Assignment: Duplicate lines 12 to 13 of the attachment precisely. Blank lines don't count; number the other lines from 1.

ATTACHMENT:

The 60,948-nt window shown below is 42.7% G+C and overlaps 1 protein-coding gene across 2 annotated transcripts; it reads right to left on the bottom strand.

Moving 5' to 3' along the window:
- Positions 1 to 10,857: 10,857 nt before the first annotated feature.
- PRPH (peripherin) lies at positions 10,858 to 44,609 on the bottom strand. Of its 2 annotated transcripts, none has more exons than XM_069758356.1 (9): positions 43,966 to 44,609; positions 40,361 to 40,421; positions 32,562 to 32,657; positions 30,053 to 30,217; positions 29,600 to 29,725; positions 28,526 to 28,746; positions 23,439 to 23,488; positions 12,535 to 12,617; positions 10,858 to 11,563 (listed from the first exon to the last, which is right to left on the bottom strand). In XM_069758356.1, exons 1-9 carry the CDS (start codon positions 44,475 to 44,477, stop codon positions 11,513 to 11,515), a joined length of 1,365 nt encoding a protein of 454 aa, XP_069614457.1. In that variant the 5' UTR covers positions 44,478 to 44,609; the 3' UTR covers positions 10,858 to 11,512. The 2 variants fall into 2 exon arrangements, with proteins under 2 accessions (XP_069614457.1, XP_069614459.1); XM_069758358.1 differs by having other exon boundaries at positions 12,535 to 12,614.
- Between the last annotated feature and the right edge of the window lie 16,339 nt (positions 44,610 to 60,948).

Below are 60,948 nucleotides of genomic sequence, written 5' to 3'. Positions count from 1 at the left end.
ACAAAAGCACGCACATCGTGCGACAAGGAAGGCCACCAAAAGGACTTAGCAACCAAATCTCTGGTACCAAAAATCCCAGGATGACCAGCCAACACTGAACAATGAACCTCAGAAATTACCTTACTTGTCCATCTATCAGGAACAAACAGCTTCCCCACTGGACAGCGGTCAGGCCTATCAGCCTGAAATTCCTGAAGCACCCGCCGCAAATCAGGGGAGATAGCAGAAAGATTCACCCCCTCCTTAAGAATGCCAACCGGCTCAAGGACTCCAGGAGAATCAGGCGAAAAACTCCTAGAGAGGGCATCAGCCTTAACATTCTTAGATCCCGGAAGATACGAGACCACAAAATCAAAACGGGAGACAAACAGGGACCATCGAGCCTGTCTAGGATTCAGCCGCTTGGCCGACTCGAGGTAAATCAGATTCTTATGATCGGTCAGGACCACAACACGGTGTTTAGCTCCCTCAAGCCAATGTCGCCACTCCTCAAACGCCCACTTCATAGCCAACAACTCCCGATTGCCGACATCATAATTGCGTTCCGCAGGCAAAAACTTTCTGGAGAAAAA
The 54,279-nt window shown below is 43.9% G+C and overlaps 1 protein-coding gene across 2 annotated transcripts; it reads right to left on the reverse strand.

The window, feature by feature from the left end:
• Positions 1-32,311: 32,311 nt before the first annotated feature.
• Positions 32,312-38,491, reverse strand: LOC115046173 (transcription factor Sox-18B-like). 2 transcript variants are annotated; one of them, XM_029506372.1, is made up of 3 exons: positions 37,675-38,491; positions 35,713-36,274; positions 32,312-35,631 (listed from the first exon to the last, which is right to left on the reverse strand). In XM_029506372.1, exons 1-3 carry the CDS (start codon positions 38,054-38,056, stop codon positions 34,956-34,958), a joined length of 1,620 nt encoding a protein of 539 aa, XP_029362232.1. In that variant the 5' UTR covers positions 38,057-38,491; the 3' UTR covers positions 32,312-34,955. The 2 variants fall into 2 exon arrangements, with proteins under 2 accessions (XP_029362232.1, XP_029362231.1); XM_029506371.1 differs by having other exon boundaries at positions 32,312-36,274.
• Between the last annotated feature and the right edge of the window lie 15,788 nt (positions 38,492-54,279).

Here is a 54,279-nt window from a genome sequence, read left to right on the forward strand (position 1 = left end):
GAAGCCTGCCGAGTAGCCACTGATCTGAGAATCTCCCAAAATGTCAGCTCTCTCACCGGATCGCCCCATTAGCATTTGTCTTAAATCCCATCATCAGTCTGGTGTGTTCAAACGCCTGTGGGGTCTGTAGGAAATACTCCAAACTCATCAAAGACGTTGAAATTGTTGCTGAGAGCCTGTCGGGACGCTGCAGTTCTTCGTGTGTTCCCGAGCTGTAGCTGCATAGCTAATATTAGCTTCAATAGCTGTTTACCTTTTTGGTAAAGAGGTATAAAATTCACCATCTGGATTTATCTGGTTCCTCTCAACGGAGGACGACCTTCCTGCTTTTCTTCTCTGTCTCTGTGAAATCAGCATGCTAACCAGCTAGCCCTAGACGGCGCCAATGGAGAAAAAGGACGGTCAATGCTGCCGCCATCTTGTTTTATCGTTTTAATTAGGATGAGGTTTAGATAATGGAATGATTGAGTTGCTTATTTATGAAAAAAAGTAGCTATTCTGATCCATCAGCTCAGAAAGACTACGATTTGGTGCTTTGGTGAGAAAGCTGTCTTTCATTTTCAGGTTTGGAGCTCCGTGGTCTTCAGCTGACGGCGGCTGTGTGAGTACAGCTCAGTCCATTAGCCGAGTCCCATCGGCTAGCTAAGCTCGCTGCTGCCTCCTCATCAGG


• Between the last annotated feature and the right edge of the window lie 15,788 nt (positions 38,492-54,279).

Here is a 54,279-nt window from a genome sequence, read left to right on the forward strand (position 1 = left end):